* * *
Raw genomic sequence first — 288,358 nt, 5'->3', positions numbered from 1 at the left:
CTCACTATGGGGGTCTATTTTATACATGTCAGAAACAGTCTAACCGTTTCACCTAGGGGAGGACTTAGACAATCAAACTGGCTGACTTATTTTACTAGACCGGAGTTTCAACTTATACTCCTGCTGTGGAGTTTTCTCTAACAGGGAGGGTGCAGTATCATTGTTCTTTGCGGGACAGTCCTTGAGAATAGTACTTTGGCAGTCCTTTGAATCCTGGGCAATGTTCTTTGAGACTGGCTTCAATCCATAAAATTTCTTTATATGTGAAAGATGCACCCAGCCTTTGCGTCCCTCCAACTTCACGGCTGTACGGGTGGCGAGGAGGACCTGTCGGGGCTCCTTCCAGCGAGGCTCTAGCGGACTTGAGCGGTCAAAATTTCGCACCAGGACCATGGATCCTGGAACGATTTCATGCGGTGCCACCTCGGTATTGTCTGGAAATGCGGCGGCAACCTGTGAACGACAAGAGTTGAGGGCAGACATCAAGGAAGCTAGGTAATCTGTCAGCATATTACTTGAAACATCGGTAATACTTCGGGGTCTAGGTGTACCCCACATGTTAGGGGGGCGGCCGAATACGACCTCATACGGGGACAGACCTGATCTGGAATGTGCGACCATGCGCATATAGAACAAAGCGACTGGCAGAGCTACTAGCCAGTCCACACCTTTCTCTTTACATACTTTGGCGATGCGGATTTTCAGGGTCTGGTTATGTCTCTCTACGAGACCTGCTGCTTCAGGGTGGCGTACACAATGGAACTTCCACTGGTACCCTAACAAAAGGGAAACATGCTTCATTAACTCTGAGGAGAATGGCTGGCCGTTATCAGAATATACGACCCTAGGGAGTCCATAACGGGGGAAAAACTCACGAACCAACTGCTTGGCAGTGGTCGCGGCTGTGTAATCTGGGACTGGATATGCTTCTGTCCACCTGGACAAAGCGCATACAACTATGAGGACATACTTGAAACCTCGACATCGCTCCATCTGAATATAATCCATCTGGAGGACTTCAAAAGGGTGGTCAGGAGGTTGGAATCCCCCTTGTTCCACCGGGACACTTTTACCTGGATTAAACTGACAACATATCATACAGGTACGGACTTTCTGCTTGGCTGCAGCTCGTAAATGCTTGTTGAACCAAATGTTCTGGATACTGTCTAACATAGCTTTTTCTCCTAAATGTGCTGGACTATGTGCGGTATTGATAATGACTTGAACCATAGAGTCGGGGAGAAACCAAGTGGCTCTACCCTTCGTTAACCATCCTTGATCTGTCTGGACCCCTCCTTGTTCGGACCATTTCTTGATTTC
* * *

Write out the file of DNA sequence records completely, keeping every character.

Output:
Raw genomic sequence first — 288,358 nt, 5'->3', positions numbered from 1 at the left:
CTCACTATGGGGGTCTATTTTATACATGTCAGAAACAGTCTAACCGTTTCACCTAGGGGAGGACTTAGACAATCAAACTGGCTGACTTATTTTACTAGACCGGAGTTTCAACTTATACTCCTGCTGTGGAGTTTTCTCTAACAGGGAGGGTGCAGTATCATTGTTCTTTGCGGGACAGTCCTTGAGAATAGTACTTTGGCAGTCCTTTGAATCCTGGGCAATGTTCTTTGAGACTGGCTTCAATCCATAAAATTTCTTTATATGTGAAAGATGCACCCAGCCTTTGCGTCCCTCCAACTTCACGGCTGTACGGGTGGCGAGGAGGACCTGTCGGGGCTCCTTCCAGCGAGGCTCTAGCGGACTTGAGCGGTCAAAATTTCGCACCAGGACCATGGATCCTGGAACGATTTCATGCGGTGCCACCTCGGTATTGTCTGGAAATGCGGCGGCAACCTGTGAACGACAAGAGTTGAGGGCAGACATCAAGGAAGCTAGGTAATCTGTCAGCATATTACTTGAAACATCGGTAATACTTCGGGGTCTAGGTGTACCCCACATGTTAGGGGGGCGGCCGAATACGACCTCATACGGGGACAGACCTGATCTGGAATGTGCGACCATGCGCATATAGAACAAAGCGACTGGCAGAGCTACTAGCCAGTCCACACCTTTCTCTTTACATACTTTGGCGATGCGGATTTTCAGGGTCTGGTTATGTCTCTCTACGAGACCTGCTGCTTCAGGGTGGCGTACACAATGGAACTTCCACTGGTACCCTAACAAAAGGGAAACATGCTTCATTAACTCTGAGGAGAATGGCTGGCCGTTATCAGAATATACGACCCTAGGGAGTCCATAACGGGGGAAAAACTCACGAACCAACTGCTTGGCAGTGGTCGCGGCTGTGTAATCTGGGACTGGATATGCTTCTGTCCACCTGGACAAAGCGCATACAACTATGAGGACATACTTGAAACCTCGACATCGCTCCATCTGAATATAATCCATCTGGAGGACTTCAAAAGGGTGGTCAGGAGGTTGGAATCCCCCTTGTTCCACCGGGACACTTTTACCTGGATTAAACTGACAACATATCATACAGGTACGGACTTTCTGCTTGGCTGCAGCTCGTAAATGCTTGTTGAACCAAATGTTCTGGATACTGTCTAACATAGCTTTTTCTCCTAAATGTGCTGGACTATGTGCGGTATTGATAATGACTTGAACCATAGAGTCGGGGAGAAACCAAGTGGCTCTACCCTTCGTTAACCATCCTTGATCTGTCTGGACCCCTCCTTGTTCGGACCATTTCTTGATTTC